Robert Reich says bottom up:
Trickle Down or Bottom Up, by Robert Reich: ...There are only two economic philosophies in America – trickle down and bottom up. Trickle down means the rich get richer and pay less taxes. Supposedly they use their extra income to invest in America, which makes all of us more productive. But it doesn’t work that way. In a global economy, investments don’t trickle down; they trickles out to wherever on the planet the rich can get the highest return. If trickle down worked as advertised inequality wouldn’t be widening so fast.
Bottom up means giving all Americans what they need to be productive – universal and affordable health coverage, good schools, a chance to attend college, job retraining, affordable child care, and good public transportation to and from the job, for starters. But as we learned a decade ago, this requires money – even more, now. So the question is how the nation can afford it and ALSO give the soon-to-retire baby boomers the Social Security and Medicare they expect, pay for homeland security and national defense, invest in non-fossil based fuel technologies, and repair the nation’s decrepit infrastructure (recall the pipe that blew out in New York last July and the bridge that collapsed in Minneapolis). I haven’t even mentioned the trillion dollars necessary to shield the middle class from the Alternative Minimum Tax. Even if we cut corporate welfare, eliminated subsidies to agribusiness, and banned all earmarks, we wouldn’t have nearly enough.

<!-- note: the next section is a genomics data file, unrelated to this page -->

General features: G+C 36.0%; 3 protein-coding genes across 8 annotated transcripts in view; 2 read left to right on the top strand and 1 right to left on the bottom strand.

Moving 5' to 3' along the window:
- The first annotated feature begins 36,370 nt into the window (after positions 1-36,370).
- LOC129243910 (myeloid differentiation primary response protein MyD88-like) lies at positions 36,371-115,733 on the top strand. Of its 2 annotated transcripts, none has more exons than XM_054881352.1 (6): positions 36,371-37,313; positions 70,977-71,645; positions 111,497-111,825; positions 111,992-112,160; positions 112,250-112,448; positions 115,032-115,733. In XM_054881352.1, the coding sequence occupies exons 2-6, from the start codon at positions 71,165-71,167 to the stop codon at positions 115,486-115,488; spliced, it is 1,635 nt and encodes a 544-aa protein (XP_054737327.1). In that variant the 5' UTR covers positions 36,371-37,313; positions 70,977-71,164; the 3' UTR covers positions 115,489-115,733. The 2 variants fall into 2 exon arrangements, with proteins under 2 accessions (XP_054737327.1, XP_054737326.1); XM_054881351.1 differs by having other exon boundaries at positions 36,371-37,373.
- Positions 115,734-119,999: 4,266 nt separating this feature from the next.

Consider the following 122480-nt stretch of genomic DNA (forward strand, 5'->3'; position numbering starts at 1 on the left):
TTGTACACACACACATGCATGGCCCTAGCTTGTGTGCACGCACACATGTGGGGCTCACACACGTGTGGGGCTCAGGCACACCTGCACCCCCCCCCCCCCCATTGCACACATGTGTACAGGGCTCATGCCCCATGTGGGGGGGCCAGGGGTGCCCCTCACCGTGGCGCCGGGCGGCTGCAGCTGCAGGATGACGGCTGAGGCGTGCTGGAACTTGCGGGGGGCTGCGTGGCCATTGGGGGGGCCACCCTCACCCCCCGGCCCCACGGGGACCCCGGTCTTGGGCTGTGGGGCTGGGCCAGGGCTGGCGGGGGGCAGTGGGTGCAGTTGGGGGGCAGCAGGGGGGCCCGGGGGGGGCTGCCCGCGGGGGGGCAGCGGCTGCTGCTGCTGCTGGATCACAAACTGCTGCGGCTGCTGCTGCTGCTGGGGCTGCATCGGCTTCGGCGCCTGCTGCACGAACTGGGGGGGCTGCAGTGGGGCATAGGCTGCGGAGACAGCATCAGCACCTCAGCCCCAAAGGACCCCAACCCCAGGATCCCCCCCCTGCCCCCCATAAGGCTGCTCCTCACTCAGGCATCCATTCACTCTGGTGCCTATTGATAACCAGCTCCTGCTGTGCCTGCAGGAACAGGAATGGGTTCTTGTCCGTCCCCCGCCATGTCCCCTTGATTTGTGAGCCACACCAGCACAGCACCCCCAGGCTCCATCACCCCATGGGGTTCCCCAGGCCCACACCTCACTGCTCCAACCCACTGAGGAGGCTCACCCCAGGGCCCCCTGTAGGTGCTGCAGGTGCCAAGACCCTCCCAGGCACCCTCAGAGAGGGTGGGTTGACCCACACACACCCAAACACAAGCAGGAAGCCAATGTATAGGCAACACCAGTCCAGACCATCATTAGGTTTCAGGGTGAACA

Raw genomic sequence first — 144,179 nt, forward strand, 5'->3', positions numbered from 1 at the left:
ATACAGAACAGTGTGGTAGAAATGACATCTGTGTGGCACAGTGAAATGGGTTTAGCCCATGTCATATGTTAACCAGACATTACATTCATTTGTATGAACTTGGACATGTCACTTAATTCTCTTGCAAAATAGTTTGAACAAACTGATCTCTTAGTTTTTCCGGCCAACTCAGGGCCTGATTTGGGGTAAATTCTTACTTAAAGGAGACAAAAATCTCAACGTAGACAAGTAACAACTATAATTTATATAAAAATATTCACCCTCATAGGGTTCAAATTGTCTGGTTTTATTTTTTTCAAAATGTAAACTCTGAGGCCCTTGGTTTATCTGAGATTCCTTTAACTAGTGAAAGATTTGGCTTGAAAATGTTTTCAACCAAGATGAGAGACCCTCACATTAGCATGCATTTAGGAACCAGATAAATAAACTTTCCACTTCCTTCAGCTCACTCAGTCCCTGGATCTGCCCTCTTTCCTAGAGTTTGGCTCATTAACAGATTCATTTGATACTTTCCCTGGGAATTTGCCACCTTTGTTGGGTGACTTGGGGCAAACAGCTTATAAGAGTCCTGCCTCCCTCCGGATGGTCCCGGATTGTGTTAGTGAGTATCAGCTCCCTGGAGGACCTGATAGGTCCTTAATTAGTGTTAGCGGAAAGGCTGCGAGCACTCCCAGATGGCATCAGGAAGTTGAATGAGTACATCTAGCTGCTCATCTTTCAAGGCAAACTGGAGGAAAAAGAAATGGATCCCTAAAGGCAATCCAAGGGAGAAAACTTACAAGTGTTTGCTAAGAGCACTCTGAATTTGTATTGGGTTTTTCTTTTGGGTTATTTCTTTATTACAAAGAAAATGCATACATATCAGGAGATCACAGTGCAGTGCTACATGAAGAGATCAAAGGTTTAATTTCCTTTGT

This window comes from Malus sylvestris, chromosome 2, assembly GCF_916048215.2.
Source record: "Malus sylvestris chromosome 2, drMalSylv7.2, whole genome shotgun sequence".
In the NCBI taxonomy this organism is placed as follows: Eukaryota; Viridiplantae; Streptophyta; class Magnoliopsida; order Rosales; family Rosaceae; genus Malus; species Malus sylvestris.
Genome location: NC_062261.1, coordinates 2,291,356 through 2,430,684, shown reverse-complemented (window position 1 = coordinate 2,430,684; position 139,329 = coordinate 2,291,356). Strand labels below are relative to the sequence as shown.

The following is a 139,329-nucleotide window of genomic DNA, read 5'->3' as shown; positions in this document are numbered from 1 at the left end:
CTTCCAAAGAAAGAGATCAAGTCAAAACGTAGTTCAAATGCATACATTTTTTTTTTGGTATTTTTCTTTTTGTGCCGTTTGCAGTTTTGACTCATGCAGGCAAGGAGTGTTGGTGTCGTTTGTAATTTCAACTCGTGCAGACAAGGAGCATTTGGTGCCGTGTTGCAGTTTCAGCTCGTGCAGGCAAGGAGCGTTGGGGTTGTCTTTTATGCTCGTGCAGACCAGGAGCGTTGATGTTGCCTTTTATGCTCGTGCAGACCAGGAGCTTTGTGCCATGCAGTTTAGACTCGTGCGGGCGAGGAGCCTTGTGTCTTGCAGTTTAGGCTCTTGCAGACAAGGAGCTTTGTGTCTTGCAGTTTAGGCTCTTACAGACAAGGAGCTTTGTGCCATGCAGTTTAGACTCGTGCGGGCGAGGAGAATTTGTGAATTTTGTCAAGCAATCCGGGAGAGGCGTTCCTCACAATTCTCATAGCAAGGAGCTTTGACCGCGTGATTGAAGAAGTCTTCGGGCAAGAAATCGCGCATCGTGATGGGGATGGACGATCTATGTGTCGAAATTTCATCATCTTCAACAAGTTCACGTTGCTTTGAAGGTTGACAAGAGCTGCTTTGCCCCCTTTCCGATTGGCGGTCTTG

The only way is to stop obsessing about balancing the budget and start pushing for a serious tax hike on the rich. Yet all Democratic presidential candidates are styling themselves "fiscal conservatives" and none has suggested raising the marginal tax rate on the richest beyond the 38 percent rate it was under Bill Clinton. They may talk bottom-up economics but they're still wedded to trickle down.
What is fair? For a given level of government spending, how would you decide who pays what? What sort of tax distribution would you consider equitable and why? I like the equal marginal sacrifice principle, i.e. that the pain of giving up the last dollar in taxes should be the same for everyone, and that gives a progressive structure, but there are other principles of taxation that can be used. As to the tax hike on the wealthy, I think a revenue neutral change that tilted the structure upward a bit more might be viewed as more equitable and hence be politically viable, though it would be a close call, a large upward tilt would face more resistance, and a tax proposal designed to enhance revenue would face more resistance yet, to the point where pushing for it in an election year may not be wise.